It is possible to draw a distinction between the technocratic approach and the social-culture approach to risk. At the centrepiece of the former is risk defined in terms of probability of harm and magnitude of harm. The risk assessment is then communicated, economic trade-offs are assessed, public perceptions of risk are measured and new management institutions are established.

Central to the social-cultural approach is putting risk in context – how risks are recognised, distributed and why some risks are not acknowledged. The cultural dimensions of risk are investigated – why are there differences in risk perception and acceptance across nations and how does politics affect recognition, assessment and management of risk.

“When we think about major events in the world technocratic approach has produced some remarkable areas of blindness. One is the way in which risks were or were not seen in run up to 9/11,” said Jasanoff. “Although there had been previous attacks on the twin towers, they were understood as one thing alone – an office building – and not as objects that participate in other kind of networks...Nor were they seen as targets for military action nor was there symbolic attraction thought about by risk assessment.”

And when discussing the stresses that the towers could withstand, structural engineers had not thought about a fully-loaded plane – full loaded with fuel or people. Meanwhile airport security was ‘fighting the last war’ and suicide attacks with planes were not imagined, although they were forewarned. “Risk assessments are only as deep and rich and good as the imagination of the people sitting around the table and those imaginations are often incredibly constrained,” says Jasanoff.

Its interesting how powerful the technological fix remains, she says, citing the US Challenger disaster and UK BSE crisis (the first time around) as examples. 9/11 has also been translated in to a number of technological solutions – the war on terror, airport security - as has Hurricane Katrina – building higher levees and the ‘de-concentration’ of poverty, a terms that sees poverty as something that can be put in solution to dissipate it.

There’s something wrong with the term risk, thinks Jasanoff, it relies too much on a single point of origin from which measurable outputs emanate. Should we not be thinking about risk hand-in-hand with theories of political economy and geo-politics? A sense of scale is also often missing from risk assessment – for instance the large numbers of farmer suicides in India.

So how should we think about the agenda of risk analysis, especially in the development studies context? The technical approach does not make sense unless the social is kept in mind. Most risky situations and disasters are always hybrids in that sense. But he social dimensions of risk are the least studies and understood. The boundaries of risk need to be re-examined: boundaries between kinds of risk, between analysis, management and prevention and between ways of knowing and understanding risk.

And finally the normative dimension needs to be restored: how do risks affect people and who has the power to create new risks? Who is able to participate in, influence and act on controls and how should history matter in regulation?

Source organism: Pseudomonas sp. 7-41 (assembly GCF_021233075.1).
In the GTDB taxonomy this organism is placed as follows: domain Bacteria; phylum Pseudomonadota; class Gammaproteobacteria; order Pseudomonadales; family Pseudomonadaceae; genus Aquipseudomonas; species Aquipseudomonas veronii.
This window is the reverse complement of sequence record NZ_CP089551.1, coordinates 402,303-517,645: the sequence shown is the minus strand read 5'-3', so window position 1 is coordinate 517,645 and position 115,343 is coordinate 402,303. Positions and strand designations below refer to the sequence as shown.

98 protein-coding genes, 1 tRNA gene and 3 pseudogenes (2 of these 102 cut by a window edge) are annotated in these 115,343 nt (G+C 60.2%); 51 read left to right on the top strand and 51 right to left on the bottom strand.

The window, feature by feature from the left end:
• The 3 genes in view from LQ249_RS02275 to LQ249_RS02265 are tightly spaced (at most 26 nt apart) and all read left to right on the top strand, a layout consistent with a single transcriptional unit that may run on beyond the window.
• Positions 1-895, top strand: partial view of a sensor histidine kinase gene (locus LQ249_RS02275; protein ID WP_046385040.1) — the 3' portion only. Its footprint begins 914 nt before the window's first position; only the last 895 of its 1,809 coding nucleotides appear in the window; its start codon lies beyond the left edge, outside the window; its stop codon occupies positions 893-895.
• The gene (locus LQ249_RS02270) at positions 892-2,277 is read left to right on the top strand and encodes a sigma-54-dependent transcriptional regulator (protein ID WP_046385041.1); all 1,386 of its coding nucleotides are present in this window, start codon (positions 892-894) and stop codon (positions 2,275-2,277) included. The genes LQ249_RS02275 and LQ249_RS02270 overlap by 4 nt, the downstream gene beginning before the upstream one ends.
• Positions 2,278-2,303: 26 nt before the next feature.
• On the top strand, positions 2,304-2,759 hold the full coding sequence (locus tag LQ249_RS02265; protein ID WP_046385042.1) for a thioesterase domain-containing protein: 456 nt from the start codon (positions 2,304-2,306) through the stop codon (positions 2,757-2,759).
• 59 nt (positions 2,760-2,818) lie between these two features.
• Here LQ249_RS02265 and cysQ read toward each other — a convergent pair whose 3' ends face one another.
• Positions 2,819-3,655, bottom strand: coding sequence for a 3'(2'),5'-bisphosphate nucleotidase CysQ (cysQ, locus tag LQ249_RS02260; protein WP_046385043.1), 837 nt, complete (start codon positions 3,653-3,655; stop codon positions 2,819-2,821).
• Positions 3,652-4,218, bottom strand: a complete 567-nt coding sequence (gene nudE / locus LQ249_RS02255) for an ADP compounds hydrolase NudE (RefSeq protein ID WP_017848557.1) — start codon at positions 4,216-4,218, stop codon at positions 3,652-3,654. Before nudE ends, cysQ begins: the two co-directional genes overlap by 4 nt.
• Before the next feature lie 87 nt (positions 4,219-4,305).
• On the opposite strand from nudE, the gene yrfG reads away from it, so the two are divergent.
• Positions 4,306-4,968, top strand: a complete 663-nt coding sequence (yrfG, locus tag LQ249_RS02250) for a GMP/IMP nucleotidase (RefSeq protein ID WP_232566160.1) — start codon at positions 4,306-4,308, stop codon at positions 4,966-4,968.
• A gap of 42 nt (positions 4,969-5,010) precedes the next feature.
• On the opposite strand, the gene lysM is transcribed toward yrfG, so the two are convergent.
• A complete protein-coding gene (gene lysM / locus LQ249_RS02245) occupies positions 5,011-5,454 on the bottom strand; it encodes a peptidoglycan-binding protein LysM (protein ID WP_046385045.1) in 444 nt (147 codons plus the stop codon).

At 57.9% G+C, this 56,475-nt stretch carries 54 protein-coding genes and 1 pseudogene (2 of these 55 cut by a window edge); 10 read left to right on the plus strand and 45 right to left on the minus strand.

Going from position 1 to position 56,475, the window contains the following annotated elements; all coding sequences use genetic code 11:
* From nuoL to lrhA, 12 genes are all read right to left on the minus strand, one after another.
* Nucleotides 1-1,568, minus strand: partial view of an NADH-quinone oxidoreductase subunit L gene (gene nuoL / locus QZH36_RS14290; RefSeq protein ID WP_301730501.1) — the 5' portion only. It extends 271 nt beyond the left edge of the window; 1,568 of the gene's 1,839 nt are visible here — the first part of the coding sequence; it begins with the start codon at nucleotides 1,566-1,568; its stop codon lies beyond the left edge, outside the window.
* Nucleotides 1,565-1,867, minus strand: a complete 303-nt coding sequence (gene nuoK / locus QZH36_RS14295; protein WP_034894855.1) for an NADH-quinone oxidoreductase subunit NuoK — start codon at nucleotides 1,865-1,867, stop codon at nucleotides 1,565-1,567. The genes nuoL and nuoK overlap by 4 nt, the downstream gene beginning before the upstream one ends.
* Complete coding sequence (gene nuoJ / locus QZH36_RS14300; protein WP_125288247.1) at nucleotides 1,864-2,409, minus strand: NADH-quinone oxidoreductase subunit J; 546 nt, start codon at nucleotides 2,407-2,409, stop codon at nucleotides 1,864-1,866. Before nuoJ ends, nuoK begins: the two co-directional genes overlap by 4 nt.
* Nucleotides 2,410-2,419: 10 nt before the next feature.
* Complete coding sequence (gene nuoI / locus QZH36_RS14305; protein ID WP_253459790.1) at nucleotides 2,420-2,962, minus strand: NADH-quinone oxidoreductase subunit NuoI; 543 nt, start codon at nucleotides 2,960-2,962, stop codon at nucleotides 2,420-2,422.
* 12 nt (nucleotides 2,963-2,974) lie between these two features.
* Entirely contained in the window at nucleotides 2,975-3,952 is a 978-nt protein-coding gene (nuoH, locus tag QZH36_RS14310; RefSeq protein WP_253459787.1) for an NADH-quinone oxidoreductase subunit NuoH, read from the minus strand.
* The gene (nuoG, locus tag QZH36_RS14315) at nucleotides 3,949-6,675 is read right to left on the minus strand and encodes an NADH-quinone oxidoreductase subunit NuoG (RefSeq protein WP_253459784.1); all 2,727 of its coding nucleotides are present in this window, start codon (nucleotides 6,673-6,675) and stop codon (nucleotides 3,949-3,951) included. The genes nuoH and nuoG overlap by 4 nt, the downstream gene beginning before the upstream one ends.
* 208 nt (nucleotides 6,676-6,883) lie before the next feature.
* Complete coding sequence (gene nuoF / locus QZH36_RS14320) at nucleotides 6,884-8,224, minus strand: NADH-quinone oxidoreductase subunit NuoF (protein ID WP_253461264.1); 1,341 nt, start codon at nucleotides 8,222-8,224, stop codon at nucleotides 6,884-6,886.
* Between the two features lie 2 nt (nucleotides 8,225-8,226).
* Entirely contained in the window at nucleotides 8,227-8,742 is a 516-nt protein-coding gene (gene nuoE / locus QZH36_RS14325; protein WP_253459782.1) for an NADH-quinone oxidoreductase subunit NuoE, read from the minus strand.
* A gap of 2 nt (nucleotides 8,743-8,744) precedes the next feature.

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Examining the 'pro-poor consensus' on biotechnology: a moveable boundary between public and private is the subject for the final STEPS panel session. (Photo: Glover, Brooks, Ely)

The three STEPS members taking part in the panel this morning span several aspects of Centre's work: STEPS Research Officer and IDS DPhil student Sally Brooks, STEPS Research Fellow at SPRU Adrian Ely and IDS DPhil and STEPS post-doctoral fellow Dominic Glover.

Development studies has elaborated a number of critiques and deconstructions of cardinal myths about agricultural biotechnology, especially GM crops, as an indispensable technology for solving world hunger and poverty. But this panel wants to challenge these critiques to see if they add up to a substantial alternative.

Glover kicks off with a series of claims about GM crops that have been discredited by research including that GM tech is scale-neutral and accessible to the floor because the technology is in the seed; that GM seeds are expensive but increase yields; that more production of GM crops will prevent more marginal land being taken into production; and that small farmers’ choice of GM technology demonstrates its suitability and effectiveness – in effect it is a vote of confidence, claims Monsanto and others.

But “We want to ask question the notion of a pro-poor biotechnology and ask if the public-private dichotomy is helpful or harmful?” says Glover. “We see an almost a happy assumption that best of public and the best of private is the end of the discussion and we can move on to the delivery of technology.”

His PhD has focussed on the Monsanto Smallholder programme which ran between 1999 and 2002 in Mexico, South Africa, India, Indonesia and Kenya, which he says was a company’s attempt to grapple with the idea of sustainability. A possibly surprising view, he says. Glover explored why a big company like this would engage in this kind of research and how they went about it.

The top line of why they did is was partly in response to backlash agasint biotech among consumer dev campaigners and anti-globa active, partly about learning how to enage with smallholders and also about market development, about MOnsabnto’s competitive positioning and about managerial control in St Louis, the Monsanto HQ. It was not merely cynical PR – it did include a genuine philanthropic desire, says Glover.